In February, Te Papa opened a commemorative display, Remember: the Canterbury Earthquakes, to mark the fourth anniversary of the devastating 2011 quakes. The display features two pieces of furniture by Rekindle, a social enterprise committed to unlocking the qualities of undervalued materials, and in particular Christchurch’s demolition ‘waste’.
The Whole House Reuse Project: creating good work from waste
In June I caught up with Juliet Arnott, Rekindle’s founder, to view the results of their latest project – the recycling of an entire Christchurch house. With the former owners’ blessing, the Rekindle team deconstructed a typical 1920s weatherboard family home, 19 Admirals Way, by hand. A catalogue of materials from the red-zoned house was then distributed to artists, crafts people and designers, with the invitation to transform them ‘into purposeful, beautiful works’. Rekindle conceived the highly ambitious project as ‘a mark of respect for countless homes lost through demolition, and as an avenue to create use and demand for resources that currently end up in landfill.’
Although Rekindle acknowledged that the reuse of materials is not always easy – ‘they are not predictable like the fresh, straight, un-punctured timber at the hardware store’ -, over 250 makers, from professionals to retired experts, family groups and school children, took up Rekindle’s challenge.
The inventive results of the Whole House Reuse Project are currently on display at the Canterbury Museum in Christchurch. Over the last year, 19 Admirals Way has been transformed into jewellery, toys, tableware, furniture, a backyard studio and even a range of musical instruments, including a delicately carved taonga puoro (flute) by master carver Brian Flintoff and a special brand of ‘House Music’.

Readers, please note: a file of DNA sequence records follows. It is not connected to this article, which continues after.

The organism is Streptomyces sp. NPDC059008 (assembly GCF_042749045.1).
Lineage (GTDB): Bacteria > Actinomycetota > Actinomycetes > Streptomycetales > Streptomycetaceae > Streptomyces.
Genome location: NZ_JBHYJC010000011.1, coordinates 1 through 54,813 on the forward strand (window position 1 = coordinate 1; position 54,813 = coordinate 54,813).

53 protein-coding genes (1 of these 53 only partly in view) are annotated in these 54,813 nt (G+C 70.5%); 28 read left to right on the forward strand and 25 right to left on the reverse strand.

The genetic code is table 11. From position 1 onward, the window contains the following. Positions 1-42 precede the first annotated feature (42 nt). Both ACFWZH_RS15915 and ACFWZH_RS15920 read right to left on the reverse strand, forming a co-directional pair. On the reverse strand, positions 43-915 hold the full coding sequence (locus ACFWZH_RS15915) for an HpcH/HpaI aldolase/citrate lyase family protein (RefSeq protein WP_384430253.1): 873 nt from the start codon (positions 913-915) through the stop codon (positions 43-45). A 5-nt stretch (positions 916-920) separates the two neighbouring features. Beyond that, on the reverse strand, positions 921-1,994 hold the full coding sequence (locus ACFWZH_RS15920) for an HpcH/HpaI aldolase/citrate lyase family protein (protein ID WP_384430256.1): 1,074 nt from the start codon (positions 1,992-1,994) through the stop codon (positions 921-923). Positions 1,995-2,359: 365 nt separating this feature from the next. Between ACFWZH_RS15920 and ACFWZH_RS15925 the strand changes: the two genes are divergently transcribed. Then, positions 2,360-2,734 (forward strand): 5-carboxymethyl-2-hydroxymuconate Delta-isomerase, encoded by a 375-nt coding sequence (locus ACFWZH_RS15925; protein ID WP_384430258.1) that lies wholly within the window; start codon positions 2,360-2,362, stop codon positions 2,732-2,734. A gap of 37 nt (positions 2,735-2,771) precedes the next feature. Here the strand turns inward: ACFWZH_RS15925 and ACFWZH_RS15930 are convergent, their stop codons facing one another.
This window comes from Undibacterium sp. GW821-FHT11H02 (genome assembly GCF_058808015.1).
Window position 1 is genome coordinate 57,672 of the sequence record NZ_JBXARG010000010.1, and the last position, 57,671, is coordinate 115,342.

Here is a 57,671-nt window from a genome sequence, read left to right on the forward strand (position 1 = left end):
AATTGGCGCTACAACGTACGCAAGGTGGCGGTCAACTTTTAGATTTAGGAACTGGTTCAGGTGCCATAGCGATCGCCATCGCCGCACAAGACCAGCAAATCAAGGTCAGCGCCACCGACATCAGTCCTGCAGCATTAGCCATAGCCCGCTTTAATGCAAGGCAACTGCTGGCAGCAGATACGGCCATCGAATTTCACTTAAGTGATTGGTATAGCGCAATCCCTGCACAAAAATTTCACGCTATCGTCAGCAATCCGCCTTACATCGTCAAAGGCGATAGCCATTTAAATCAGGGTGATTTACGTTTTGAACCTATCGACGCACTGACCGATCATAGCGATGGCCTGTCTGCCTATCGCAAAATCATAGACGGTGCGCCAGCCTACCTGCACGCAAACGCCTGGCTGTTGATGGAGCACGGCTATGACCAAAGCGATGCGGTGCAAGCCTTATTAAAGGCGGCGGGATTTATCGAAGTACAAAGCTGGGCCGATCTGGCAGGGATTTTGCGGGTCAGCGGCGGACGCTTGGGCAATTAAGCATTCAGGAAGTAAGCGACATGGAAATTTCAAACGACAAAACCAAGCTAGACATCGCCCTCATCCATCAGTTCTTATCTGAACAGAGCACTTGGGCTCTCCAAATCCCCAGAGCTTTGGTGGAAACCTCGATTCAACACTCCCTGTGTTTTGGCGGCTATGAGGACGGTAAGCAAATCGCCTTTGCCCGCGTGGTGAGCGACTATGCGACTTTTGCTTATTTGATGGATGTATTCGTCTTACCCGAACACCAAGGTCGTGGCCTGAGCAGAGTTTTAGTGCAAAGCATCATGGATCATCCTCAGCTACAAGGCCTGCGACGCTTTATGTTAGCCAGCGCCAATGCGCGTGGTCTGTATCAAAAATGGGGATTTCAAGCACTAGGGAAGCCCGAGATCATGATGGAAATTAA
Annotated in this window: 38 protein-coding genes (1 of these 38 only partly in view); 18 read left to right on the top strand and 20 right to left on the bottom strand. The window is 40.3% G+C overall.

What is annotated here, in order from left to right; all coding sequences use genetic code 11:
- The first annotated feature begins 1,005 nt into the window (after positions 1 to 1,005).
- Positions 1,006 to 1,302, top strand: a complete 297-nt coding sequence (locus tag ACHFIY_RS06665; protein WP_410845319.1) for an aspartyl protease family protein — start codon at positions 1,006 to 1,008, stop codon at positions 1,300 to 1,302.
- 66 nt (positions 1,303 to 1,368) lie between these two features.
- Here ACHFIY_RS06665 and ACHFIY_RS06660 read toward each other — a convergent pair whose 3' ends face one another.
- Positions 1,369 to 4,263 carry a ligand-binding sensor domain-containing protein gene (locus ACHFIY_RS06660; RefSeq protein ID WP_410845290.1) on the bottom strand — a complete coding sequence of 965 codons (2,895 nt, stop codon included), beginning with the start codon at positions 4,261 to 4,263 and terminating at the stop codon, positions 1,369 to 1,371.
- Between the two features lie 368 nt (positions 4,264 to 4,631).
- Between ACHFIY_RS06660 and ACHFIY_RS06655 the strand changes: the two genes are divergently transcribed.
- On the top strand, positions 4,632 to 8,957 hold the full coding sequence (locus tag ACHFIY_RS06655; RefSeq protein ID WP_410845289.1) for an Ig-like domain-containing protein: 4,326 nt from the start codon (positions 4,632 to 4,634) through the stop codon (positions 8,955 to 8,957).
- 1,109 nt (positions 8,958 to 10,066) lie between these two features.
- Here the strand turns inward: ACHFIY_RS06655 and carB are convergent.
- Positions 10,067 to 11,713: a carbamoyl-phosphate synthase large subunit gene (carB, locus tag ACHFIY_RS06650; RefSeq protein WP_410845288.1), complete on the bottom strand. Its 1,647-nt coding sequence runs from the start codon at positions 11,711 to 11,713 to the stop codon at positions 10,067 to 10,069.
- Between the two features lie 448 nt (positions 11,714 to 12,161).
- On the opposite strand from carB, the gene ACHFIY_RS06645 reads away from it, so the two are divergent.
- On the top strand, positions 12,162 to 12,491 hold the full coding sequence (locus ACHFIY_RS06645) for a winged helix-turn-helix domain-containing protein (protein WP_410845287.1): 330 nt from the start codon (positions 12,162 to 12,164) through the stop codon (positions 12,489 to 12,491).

Speaking at the opening of the exhibition, the Buxton family, who had lived at 19 Admirals Way for six years, were clearly moved by the project.
‘I think we felt blessed throughout this whole thing that it was something we could be part of. There are so many devastated Cantabrians who had to say goodbye to treasured memories. This has been a way of realising that in the midst of destruction there is hope and new life. That is pretty cool.’ Luke Buxton
On the evening of 24 August, many of the items from the project will be auctioned at a fundraising event at the magnificently restored Isaac Theatre Royal in Christchurch. Anyone is welcome to bid on a one or more of the amazing objects crafted from 19 Admirals Way. The items will be on display at the Canterbury Museum until 23 August, and can also be viewed online at Whole House Reuse. Tickets for the auction can be purchased from Ticketek.
Proceeds from the evening will go towards Rekindle’s next project – a partnership with Kilmarnock Enterprises, an organisation committed to employing individuals with intellectual disabilities. Working with designers interested addressing waste streams, the project will aim to produce sale-able products that take into consideration the social and technical strengths of the Kilmarnock Enterprises.